Success Rate of Reading Education in the USA

National literacy rates range from about 10 percent to 99+ percent. Frank C. Laubach’s books Teaching the World to Read and Forty Years With the Silent Billion detail much of his experience in teaching in 300 or more languages around the world. In teaching adults to read in languages other than English, he never once mentions being unable to teach some of his students to become fluent readers. When he makes the statement that “Over 90 percent of the world's languages have one sound for a letter and one letter for a sound. In such languages learning to read is swift and easy, requiring from one to twenty days.” it implies that they all learned to read. It follows that the literacy rates in non-English speaking countries is—-more than anything else-—a measure of the percentage of the population that has had reading training.

Unlike some other nations, which do not enforce universal education for all citizens, U.S. children are required to be in school until their mid-teens. It is in the short-term best interests of politicians and educators to believe the U.S. Census Bureau reports that the U.S. literacy rate is 90 percent or more. There is not necessarily any conscious deception, but a brief study of how the Census Bureau made this determination will reveal why the reported figure can be so much higher than the true literacy rate.

The Census Bureau has included questions about literacy in each census from 1840 to 1930. Many of those most knowledgeable about U.S. literacy believe that literacy began to drop in the early 1960s and has been declining ever since.Thomas Sowell, Inside American Education (New York: The Free Press, 1993), p. 1 and elsewhere; David Barton, The Myth of Separation (Aledo, Texas: Wallbuilder Press, 1992), p. 212 and elsewhere. (See also pp. 209–216.); William J. Bennett, Ph.D., The Devaluing of America (New York: Touchstone, 1992), p. 55; William J. Bennett, Ph.D., The Index of Leading Cultural Indicators (New York: Touchstone, 1994), pp. 82–84. The Census Bureau reintroduced questions about literacy in 1970 at the insistence of the military.

In the 1970 census the only question asked about literacy was on grade completion. The Census Bureau considered those with fifth-grade completion or higher to be literate. A little more than 5 percent reported less than a fifth-grade education. For some reason, the Census Bureau decided that 80 percent of these could read, so they reported 99 percent literacy.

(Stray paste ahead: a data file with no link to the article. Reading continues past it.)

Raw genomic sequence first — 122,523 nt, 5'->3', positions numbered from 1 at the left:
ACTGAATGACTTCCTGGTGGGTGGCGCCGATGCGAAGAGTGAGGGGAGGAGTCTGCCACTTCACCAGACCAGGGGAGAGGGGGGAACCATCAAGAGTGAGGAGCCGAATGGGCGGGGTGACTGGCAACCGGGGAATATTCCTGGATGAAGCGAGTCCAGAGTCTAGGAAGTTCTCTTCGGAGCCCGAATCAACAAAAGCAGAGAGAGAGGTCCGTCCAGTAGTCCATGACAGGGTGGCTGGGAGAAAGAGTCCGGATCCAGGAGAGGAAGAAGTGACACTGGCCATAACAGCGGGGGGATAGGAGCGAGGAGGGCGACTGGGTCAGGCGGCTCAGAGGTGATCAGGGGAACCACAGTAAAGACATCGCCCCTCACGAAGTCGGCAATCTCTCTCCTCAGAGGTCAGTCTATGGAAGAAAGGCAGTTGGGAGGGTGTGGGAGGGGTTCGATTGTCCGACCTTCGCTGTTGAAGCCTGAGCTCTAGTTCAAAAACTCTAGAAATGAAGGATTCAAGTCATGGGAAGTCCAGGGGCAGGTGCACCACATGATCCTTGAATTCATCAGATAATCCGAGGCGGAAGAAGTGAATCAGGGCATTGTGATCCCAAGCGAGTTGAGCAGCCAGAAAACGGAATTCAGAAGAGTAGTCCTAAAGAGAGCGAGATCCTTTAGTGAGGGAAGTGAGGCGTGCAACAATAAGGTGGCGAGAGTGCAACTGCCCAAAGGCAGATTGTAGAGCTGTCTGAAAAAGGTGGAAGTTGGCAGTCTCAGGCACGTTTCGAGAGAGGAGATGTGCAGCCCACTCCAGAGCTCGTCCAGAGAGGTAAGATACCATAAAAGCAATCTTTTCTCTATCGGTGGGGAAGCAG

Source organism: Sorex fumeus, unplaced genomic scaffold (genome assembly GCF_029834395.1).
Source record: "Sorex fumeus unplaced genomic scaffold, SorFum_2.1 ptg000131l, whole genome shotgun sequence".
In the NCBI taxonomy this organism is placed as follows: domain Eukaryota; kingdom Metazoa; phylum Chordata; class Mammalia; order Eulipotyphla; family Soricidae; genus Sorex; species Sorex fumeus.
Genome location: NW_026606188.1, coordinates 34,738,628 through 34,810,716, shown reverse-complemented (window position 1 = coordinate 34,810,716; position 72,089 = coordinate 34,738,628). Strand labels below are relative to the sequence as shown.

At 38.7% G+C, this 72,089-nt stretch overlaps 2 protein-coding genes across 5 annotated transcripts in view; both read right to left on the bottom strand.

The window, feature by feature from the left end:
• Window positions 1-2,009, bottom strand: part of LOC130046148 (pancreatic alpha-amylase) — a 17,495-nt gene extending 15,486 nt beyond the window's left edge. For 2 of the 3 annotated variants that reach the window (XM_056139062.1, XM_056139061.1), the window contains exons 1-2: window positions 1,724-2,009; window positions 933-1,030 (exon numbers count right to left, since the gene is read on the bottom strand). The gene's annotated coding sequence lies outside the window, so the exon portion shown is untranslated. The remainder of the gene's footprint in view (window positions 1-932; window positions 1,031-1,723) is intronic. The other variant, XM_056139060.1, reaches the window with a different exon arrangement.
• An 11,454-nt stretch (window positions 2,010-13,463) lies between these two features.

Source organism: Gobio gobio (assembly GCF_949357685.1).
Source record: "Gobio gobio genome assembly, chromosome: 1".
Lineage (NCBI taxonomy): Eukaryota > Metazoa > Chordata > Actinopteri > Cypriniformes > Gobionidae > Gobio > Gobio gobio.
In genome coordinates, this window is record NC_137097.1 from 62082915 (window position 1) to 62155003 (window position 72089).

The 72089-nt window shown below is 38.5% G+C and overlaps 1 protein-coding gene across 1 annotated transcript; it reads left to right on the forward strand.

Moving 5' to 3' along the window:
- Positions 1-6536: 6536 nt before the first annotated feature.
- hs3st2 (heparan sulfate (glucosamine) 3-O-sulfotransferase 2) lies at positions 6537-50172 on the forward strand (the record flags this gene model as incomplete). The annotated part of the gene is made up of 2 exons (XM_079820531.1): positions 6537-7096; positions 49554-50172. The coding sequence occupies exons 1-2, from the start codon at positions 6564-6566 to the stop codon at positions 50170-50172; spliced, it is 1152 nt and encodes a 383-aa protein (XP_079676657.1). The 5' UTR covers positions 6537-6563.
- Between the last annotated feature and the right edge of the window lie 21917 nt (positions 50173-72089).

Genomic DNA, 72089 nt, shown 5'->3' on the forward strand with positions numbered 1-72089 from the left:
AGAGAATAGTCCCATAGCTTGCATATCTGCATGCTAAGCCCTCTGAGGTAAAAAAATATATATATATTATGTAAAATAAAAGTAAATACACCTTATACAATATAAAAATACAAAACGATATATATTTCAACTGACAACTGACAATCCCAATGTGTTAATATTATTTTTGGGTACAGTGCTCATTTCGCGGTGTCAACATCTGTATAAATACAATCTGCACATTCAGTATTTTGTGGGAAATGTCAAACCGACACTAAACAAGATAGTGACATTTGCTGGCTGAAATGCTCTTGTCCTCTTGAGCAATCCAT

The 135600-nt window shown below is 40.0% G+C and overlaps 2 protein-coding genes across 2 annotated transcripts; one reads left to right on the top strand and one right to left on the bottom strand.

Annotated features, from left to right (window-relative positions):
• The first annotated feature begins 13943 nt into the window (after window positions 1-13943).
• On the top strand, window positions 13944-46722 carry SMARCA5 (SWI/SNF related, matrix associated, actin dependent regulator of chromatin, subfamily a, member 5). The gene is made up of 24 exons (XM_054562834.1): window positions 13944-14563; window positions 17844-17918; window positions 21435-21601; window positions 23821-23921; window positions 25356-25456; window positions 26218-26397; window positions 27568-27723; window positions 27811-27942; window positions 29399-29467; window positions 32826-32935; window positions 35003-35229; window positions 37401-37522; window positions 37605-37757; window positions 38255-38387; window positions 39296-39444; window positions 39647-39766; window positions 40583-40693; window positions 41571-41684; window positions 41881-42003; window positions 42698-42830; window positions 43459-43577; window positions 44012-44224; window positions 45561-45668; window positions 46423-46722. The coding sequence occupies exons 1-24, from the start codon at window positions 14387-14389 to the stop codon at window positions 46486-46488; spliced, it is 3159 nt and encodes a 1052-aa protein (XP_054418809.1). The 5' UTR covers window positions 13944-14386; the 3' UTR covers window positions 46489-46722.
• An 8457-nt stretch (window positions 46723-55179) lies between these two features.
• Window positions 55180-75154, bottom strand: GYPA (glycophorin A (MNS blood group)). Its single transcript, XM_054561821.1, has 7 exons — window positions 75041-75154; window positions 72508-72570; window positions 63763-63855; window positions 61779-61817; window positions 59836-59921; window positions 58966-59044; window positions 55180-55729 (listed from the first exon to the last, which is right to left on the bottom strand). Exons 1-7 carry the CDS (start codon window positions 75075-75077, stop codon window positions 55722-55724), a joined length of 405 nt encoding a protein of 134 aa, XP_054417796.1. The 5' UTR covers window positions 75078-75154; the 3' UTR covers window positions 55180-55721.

In 1980 the Census Bureau mailed out forms and based most of their calculations upon written responses to questions about grade completion. In addition they used a small sample of home visits and telephone interviews. They asked people what grade they had completed. If the answer was “Less than fifth grade,” they asked if the person could read and write. As explained in Jonathan Kozol’s book Illiterate America, this technique of determining literacy is almost certain to underestimate illiteracy.U.S. Census Bureau methods of determining illiteracy is almost certain to underestimate the level of illiteracy for the following reasons:

    Illiterates would not respond to written forms, and their family members—-likely also to be illiterate-—would not either.
    The underprivileged poor, and especially illiterates, may feel they are being singled out like criminals. They therefore have cause to distrust salespersons, bill collectors, or strangers knocking on their door seeking information—-especially if the answers to the questions would be embarrassing. Home visits by Census Bureau officials who are not known by the person answering the door cannot be expected to yield accurate information under such circumstances.
    Grade-level completion does NOT equal grade-level competence.
    Those who have no permanent address, no phone number, no post office box, or no regular job—-a condition shared by almost six million people, most of whom are illiterate-—often are not counted. They can’t be found by the Census Bureau in time for the census.

Because U.S. schools since the 1930s have mostly taught by the whole word method (or the whole language method) and due to new time-consuming pleasurable activities and negative influences explained below, roughly 46 to 51 percent of U.S. adults are now functionally illiterate. See Irwin S. Kirsch, et al., Adult Literacy in America pp. xvi, 63, 65, and 66 and Few if any non-English speaking nations use the whole word teaching method.They do not have to; phonics works for their language because it follows the alphabetic principle: the words are almost entirely spelled as they sound.

    dozens of scholars for the last 250 years have recommended solving the problem of English spelling—rather than merely fighting the symptoms of the problem-—by making the spelling phonetic.
    Several nations both smaller and larger than the U.S. have simplified their spelling systems.
    A simple, logical phonemic spelling system has been proven effective for teaching students students to read in less than three months in 300 or more alphabetic languages.